When we first moved up here to the North country, we didn't want to cut down a single tree. We had come from a development that had been built on an abandoned dairy farm, and up in these parts anyway, there are not a lot of trees in a pasture. The developer had planted one or two spindly, sad looking specimens in everyone's front yards and called it a day. As a result, we left way more trees standing than we should have when we built this house, and over the years they grew wider and taller until this past winter I realized that it never gets sunny here. It was like living in a cave all winter since the sun never clears the tree line from the moment it comes up to the moment it sets.
At least now that it's officially Sprummer,* we manage to get some sun between 11am and two pm, but even that isn't enough to plant any sort of sun-loving flowers and expect them to grow straight. Instead, they try to get to the sun and so they either lean out at a 45 degree angle (lilies, I'm talking to you) or they fall over, and grow horizontally, and when they're finally in the sun they take a right angle turn and point up again. (Gladiolus, I apologize.) It makes for a very tilty-looking garden.
Long story short, I decided that I wanted 23 trees gone. My wife, however, was not really down with that. She has a personal connection to every single tree on our lot, and was not happy with me for wasting money on something like tree removal when that same money could be spent on other necessary upkeep, like Caribbean vacations and garden potting sheds. I, on the other hand, didn't want to get crushed in my sleep by a bastard white pine with a death-wish. In typical woman-logic, she was more than willing to let the trees fall on the house, collect the insurance, and then finally paint the bedroom the color she wanted to, and maybe add a walk-in closet and a dormer. Apparently, a tree crashing through the top of the house could be a good thing.
In the end, I convinced her that it made sense to at least remove the three humongous white pines with long, heavy, dangerous branches that were overhanging our back deck, and a 70-foot tall, five-trunked maple tree that stored a swampy, evil-looking gallon of brown water in the rotting crotch where all the trunks met. I also chose a stand of mixed hardwoods and pines out in front, along with an assortment of smaller damaged or dead trees that were nothing more than an all-you-can-eat woodpecker buffet. That, my friends, is a lot of wood.**
In addition to creating a canopy over the driveway, all of these trees in front were blocking the sun from reaching the garden on the side of the house, and I figured that taking them down would give us a little more light in the front yard and also prevent her flowers from just uprooting themselves in disgust and walking somewhere else where they would be more appreciated.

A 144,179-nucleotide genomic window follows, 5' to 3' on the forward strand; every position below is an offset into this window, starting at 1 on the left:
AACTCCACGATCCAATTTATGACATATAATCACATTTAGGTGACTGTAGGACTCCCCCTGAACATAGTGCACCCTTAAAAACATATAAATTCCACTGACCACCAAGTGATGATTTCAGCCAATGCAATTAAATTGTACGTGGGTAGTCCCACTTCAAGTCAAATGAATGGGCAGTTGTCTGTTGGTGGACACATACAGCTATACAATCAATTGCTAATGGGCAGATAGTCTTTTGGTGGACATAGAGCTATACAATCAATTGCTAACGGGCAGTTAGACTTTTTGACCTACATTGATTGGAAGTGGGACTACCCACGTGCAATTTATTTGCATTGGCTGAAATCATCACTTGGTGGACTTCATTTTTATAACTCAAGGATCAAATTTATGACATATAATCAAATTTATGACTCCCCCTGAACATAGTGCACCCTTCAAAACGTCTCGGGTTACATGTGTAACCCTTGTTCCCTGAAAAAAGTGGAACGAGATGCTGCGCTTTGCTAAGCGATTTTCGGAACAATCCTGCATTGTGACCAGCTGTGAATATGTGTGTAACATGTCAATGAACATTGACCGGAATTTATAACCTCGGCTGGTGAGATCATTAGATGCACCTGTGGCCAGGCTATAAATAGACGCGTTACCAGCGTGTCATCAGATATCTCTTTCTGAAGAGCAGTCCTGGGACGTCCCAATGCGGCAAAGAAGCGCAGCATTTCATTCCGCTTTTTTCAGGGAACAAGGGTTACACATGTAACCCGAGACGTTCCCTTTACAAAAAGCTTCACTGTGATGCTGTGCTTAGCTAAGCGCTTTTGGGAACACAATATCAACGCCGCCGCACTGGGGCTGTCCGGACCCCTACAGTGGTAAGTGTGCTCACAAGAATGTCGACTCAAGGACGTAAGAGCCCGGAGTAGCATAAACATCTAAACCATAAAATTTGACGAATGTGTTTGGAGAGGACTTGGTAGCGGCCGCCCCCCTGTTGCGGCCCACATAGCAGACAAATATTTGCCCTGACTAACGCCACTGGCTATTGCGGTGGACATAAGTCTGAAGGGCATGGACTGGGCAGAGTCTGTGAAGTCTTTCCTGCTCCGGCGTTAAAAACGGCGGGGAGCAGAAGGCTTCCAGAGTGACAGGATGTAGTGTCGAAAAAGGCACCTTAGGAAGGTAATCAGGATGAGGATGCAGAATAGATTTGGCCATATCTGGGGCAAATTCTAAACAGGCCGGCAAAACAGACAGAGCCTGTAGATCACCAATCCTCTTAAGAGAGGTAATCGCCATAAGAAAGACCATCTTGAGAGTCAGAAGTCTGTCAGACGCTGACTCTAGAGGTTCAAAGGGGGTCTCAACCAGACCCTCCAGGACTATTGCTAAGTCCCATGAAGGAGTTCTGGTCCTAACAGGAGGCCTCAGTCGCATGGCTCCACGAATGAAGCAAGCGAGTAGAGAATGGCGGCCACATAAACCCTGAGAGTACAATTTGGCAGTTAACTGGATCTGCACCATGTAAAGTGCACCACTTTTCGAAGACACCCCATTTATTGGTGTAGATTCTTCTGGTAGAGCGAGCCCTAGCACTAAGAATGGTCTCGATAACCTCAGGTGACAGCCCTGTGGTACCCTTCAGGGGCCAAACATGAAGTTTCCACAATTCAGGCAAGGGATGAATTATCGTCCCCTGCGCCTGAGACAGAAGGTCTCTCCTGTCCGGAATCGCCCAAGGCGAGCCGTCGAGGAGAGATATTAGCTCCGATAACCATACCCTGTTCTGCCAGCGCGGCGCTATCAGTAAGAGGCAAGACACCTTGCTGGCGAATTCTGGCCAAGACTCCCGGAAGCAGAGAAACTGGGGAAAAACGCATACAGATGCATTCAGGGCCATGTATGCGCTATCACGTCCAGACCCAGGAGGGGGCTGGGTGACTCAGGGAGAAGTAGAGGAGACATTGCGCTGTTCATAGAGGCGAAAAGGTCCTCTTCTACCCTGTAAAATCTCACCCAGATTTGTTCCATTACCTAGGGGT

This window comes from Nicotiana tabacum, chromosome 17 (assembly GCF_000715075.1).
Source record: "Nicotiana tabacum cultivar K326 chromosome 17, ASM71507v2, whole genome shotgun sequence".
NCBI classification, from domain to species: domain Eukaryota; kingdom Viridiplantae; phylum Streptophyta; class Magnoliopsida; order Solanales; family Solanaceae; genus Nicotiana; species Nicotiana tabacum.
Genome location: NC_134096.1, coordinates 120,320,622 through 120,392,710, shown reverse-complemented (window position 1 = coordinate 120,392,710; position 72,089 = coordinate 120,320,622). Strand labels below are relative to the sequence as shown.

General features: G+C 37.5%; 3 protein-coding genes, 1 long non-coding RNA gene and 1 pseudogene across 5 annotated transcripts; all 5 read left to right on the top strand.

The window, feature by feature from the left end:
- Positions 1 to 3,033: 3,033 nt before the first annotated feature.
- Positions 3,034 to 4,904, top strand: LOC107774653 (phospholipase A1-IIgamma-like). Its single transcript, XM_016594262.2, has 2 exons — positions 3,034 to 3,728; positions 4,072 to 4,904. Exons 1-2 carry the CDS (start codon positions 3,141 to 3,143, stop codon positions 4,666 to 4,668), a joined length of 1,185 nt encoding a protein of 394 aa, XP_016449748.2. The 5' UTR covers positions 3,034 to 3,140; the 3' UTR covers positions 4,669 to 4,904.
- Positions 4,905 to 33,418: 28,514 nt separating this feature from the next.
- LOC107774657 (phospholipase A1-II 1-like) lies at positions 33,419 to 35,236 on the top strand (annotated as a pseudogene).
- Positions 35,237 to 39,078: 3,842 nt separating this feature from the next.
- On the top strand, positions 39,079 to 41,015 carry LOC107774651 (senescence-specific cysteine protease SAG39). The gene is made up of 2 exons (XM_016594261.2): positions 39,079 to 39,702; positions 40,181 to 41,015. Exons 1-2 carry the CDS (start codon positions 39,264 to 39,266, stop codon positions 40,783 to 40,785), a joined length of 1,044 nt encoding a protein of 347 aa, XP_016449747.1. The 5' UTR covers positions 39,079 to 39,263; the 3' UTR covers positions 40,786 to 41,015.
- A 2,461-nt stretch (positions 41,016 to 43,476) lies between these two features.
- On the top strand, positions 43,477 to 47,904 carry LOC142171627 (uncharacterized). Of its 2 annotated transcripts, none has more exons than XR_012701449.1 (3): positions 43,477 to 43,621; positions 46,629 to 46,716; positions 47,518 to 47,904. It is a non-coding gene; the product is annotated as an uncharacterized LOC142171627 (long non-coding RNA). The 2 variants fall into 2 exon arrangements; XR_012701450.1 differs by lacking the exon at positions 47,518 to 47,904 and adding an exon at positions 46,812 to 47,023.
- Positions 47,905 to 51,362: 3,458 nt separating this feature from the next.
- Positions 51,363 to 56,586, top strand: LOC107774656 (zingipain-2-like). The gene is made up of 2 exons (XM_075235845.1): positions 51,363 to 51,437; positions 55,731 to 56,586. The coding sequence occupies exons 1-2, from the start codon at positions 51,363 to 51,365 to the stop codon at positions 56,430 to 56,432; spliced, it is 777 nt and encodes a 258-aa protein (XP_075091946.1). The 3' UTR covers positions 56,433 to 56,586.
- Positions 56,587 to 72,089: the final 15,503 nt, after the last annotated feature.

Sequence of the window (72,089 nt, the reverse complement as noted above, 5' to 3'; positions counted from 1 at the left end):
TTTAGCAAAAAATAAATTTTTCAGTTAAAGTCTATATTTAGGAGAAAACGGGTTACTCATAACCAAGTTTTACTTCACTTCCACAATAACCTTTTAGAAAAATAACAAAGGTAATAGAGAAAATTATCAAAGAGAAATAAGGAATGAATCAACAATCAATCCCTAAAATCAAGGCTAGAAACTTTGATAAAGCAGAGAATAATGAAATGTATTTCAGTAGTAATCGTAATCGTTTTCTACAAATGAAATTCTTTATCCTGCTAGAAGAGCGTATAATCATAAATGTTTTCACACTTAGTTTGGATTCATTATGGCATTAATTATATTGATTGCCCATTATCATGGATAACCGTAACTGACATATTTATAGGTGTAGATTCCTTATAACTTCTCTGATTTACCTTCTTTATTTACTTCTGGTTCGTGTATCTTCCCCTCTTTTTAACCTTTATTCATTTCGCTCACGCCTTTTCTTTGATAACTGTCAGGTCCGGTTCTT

I called around and got some estimates, and ended up going with a company I had used in the past. They aren't climbers -- they have a crane and the way they take a tree down is something to behold. They haul a guy holding a chainsaw up to the top of the tree with the crane and then when he's situated, he unhooks the crane cable from himself and ties it around the tree. Then he climbs about half way down and makes a cut. Then the crane lifts a 50 foot section of a giant tree directly over your house and lays it down next to the chipper, where a couple other guys with chainsaws tear into it. Then the crane goes back for another hunk. It's a little nerve-wracking to watch. While most of this tree went directly over the house so I couldn't see it, I did manage to catch this quick video through my office window:
In this fashion, they took all the trees I wanted gone in the space of about five hours, and left me with two straight 12-foot sections of oak and maple, which I will turn into chair parts or firewood, depending upon how much ambition I have between now and the time the wood dries too much to steam-bend.
At first, everything was going according to plan. Before they started, the owner/foreman asked me if I wanted any of the chips for the garden and I said no, take them all away. As my wife was leaving the house because she had to be somewhere else while this was happening, she overheard this, and mentioned to him that I was wrong, and that she might, in fact, want some. I went in the house because I was working from home that day and I needed to get some food before my lunch hour was over, leaving that bit of negotiation to her. That way, she would determine where they'd leave the chips and I'd avoid responsibility.